On September 21, 2023, the United States Court of Appeals for the Federal Circuit decided GSS Holdings (Liberty) Inc. v. United The decision was not earth shattering, but the disagreement between the majority and the dissent about the substance-over-form doctrines demonstrates their indistinct boundaries and the difficulty judges have understanding and applying these related doctrines.
In GSS Holdings, the Federal Circuit reversed the United States Court of Federal Claims decision in GSS Holdings (Liberty) Inc. v. Unitedreasoning that the Claims Court had inappropriately conflated the step transaction and economic substance doctrine, which are “two separate Under the step transaction doctrine, a trial court assesses the intent of the taxpayer when entering the transactions “from the In doing so, the court determines whether the separate transactions “were really component parts of a single transaction intended from the outset to be taken for the purpose of reaching the ultimate In contrast, under the economic substance doctrine, a court focuses solely on the transaction that led to the alleged tax benefit, then analyzes whether that specific transaction had “economic The Claims Court claimed it was applying the step transaction doctrine, but the Federal Circuit found that it focused on the wrong transaction. Surprisingly, neither party disagreed that the Claims Court had conflated the two doctrines. On appeal, the parties’ only disagreement was about which transaction was the “outset” transaction for application of the step transaction doctrine. The Federal Circuit vacated the Claims Court’s judgment granting the government summary judgment and remanded the case, leaving that choice to the lower court.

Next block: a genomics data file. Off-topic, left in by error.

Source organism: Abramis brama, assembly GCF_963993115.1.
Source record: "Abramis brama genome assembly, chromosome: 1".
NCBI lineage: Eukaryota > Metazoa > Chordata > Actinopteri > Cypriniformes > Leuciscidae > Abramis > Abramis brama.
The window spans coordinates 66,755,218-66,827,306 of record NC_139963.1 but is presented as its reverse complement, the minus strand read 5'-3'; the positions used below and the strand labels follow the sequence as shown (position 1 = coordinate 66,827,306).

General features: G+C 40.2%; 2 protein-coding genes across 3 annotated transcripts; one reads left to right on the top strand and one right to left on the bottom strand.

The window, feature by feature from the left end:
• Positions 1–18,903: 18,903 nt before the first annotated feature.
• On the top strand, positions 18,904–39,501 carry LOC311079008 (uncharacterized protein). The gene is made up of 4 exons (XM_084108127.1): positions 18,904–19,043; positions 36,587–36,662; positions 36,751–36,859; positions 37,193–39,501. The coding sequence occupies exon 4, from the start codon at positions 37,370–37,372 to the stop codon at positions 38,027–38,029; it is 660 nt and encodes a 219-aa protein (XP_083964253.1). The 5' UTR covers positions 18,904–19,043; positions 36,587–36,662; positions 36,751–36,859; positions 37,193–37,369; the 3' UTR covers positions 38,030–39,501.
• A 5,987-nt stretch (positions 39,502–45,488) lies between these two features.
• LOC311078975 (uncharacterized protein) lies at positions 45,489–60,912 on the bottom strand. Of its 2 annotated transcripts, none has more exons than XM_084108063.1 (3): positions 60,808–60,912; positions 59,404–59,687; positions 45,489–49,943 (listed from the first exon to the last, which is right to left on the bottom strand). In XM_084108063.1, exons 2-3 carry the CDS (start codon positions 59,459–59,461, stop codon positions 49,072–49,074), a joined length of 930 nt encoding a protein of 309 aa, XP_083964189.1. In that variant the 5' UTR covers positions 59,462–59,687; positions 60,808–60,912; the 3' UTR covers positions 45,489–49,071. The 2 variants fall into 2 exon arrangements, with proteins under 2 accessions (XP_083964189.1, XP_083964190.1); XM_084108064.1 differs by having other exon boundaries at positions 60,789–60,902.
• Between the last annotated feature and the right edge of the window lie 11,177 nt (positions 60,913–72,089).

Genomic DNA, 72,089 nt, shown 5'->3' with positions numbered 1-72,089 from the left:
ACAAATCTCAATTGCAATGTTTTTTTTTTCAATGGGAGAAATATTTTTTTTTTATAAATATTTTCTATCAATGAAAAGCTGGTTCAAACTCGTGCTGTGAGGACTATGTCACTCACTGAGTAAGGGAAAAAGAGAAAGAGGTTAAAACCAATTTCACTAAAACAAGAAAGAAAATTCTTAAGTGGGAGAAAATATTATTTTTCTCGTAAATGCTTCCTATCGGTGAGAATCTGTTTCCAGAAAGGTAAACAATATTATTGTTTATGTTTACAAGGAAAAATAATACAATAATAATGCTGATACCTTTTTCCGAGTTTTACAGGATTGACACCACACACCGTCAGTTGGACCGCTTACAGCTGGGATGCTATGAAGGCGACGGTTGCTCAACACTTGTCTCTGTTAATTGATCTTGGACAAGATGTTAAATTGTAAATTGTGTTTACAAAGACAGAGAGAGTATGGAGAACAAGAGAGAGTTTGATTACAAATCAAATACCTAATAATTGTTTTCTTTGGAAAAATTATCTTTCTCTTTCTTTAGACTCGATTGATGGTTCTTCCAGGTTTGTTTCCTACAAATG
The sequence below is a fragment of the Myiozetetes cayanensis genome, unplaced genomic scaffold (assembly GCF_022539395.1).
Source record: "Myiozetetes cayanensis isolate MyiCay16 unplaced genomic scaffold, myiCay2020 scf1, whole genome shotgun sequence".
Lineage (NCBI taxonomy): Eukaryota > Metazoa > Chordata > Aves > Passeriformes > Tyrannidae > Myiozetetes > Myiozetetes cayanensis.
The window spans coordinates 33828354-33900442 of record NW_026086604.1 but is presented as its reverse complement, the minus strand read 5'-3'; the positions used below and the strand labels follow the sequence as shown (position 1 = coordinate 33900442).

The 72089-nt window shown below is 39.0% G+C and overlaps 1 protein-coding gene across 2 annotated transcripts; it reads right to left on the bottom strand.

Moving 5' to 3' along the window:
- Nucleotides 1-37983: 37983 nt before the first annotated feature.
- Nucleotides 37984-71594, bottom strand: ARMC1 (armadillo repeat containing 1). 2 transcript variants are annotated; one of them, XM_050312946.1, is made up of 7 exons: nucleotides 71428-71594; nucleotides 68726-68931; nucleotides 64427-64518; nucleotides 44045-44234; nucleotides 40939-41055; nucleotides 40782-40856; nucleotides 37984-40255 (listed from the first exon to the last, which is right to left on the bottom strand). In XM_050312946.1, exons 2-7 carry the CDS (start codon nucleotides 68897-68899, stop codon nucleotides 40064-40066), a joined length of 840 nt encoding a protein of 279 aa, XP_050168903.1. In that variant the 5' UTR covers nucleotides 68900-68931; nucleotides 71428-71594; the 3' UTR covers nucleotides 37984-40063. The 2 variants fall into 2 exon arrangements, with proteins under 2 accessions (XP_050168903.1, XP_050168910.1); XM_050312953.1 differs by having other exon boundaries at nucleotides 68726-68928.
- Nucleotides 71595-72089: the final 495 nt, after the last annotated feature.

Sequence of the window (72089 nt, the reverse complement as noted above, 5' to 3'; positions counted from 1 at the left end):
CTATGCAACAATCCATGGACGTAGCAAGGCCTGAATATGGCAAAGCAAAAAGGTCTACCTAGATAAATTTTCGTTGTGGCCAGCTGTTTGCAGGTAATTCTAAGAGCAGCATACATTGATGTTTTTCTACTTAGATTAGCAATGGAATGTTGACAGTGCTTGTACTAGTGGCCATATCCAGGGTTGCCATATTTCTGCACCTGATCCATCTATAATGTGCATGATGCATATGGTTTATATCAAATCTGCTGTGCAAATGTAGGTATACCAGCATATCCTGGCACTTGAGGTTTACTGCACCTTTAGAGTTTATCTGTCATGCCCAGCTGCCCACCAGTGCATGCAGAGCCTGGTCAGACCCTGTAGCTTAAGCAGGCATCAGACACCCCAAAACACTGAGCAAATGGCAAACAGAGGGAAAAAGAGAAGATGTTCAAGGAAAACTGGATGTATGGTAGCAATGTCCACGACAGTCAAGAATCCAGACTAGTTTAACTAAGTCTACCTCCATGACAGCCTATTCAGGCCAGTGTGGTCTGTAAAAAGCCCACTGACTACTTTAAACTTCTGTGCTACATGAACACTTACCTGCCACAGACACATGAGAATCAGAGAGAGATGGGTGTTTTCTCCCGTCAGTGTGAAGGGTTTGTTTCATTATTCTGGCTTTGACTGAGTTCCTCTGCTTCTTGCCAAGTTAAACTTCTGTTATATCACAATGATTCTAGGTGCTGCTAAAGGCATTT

While the majority and the litigants all agreed that the Claims Court had conflated the doctrines, the dissent disagreed. The dissent argued that the correct doctrine to apply was the substance-over-form doctrine because the step transaction doctrine is merely “a judicial manifestation of the more general tax law ideal that effect should be given to the substance, rather than the form, of aIn other words, the dissent disagreed that the Claims Court had applied an incorrect doctrine because the doctrines are merely different methods of arriving at a substance-over-form analysis.
As I explained many yearssubstance over form serves as a background principle supporting a group of related doctrines, including the step transaction doctrine and the economic substance doctrine. Collectively, these doctrines permit courts and the IRS to reject a taxpayer’s characterization of a business transaction that arguably meets the precise terms of a tax statute but simultaneously seeks tax benefits Congress did not intend. It is not surprising that judges would conflate these doctrines: the doctrines’ boundaries are indistinct and judicial terminology is inconsistent. The general principle underlying all these judicially created, anti-abuse doctrines is that the IRS should give effect to the substance of a transaction rather than its form--hence, the name “substance over form.”